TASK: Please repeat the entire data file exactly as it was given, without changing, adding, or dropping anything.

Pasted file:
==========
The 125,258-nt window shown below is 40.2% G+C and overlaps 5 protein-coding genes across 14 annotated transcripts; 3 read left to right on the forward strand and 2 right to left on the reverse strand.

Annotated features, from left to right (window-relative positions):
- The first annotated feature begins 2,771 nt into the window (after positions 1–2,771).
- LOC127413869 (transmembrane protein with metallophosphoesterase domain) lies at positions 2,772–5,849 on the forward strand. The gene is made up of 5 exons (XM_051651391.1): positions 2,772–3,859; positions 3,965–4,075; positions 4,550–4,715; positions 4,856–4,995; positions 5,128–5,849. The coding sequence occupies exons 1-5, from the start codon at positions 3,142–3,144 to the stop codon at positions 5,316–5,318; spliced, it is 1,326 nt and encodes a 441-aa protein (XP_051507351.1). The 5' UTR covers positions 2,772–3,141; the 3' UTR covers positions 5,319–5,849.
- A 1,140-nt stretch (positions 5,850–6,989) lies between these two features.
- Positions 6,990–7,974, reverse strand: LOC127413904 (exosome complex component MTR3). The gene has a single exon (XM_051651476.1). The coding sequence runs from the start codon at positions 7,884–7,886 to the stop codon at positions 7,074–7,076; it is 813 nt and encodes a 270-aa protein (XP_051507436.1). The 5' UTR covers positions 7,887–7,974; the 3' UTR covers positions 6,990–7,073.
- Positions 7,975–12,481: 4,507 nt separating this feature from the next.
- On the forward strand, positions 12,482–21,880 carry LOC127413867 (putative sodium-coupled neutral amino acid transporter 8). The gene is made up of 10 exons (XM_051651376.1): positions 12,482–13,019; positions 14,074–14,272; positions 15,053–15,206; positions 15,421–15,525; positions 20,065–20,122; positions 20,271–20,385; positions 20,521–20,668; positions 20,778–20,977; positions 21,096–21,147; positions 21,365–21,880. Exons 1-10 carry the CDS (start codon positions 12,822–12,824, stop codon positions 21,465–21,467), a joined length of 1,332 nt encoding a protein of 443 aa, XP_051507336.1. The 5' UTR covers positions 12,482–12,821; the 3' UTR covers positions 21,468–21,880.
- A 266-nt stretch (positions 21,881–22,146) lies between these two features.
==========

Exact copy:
The 125,258-nt window shown below is 40.2% G+C and overlaps 5 protein-coding genes across 14 annotated transcripts; 3 read left to right on the forward strand and 2 right to left on the reverse strand.

Annotated features, from left to right (window-relative positions):
- The first annotated feature begins 2,771 nt into the window (after positions 1–2,771).
- LOC127413869 (transmembrane protein with metallophosphoesterase domain) lies at positions 2,772–5,849 on the forward strand. The gene is made up of 5 exons (XM_051651391.1): positions 2,772–3,859; positions 3,965–4,075; positions 4,550–4,715; positions 4,856–4,995; positions 5,128–5,849. The coding sequence occupies exons 1-5, from the start codon at positions 3,142–3,144 to the stop codon at positions 5,316–5,318; spliced, it is 1,326 nt and encodes a 441-aa protein (XP_051507351.1). The 5' UTR covers positions 2,772–3,141; the 3' UTR covers positions 5,319–5,849.
- A 1,140-nt stretch (positions 5,850–6,989) lies between these two features.
- Positions 6,990–7,974, reverse strand: LOC127413904 (exosome complex component MTR3). The gene has a single exon (XM_051651476.1). The coding sequence runs from the start codon at positions 7,884–7,886 to the stop codon at positions 7,074–7,076; it is 813 nt and encodes a 270-aa protein (XP_051507436.1). The 5' UTR covers positions 7,887–7,974; the 3' UTR covers positions 6,990–7,073.
- Positions 7,975–12,481: 4,507 nt separating this feature from the next.
- On the forward strand, positions 12,482–21,880 carry LOC127413867 (putative sodium-coupled neutral amino acid transporter 8). The gene is made up of 10 exons (XM_051651376.1): positions 12,482–13,019; positions 14,074–14,272; positions 15,053–15,206; positions 15,421–15,525; positions 20,065–20,122; positions 20,271–20,385; positions 20,521–20,668; positions 20,778–20,977; positions 21,096–21,147; positions 21,365–21,880. Exons 1-10 carry the CDS (start codon positions 12,822–12,824, stop codon positions 21,465–21,467), a joined length of 1,332 nt encoding a protein of 443 aa, XP_051507336.1. The 5' UTR covers positions 12,482–12,821; the 3' UTR covers positions 21,468–21,880.
- A 266-nt stretch (positions 21,881–22,146) lies between these two features.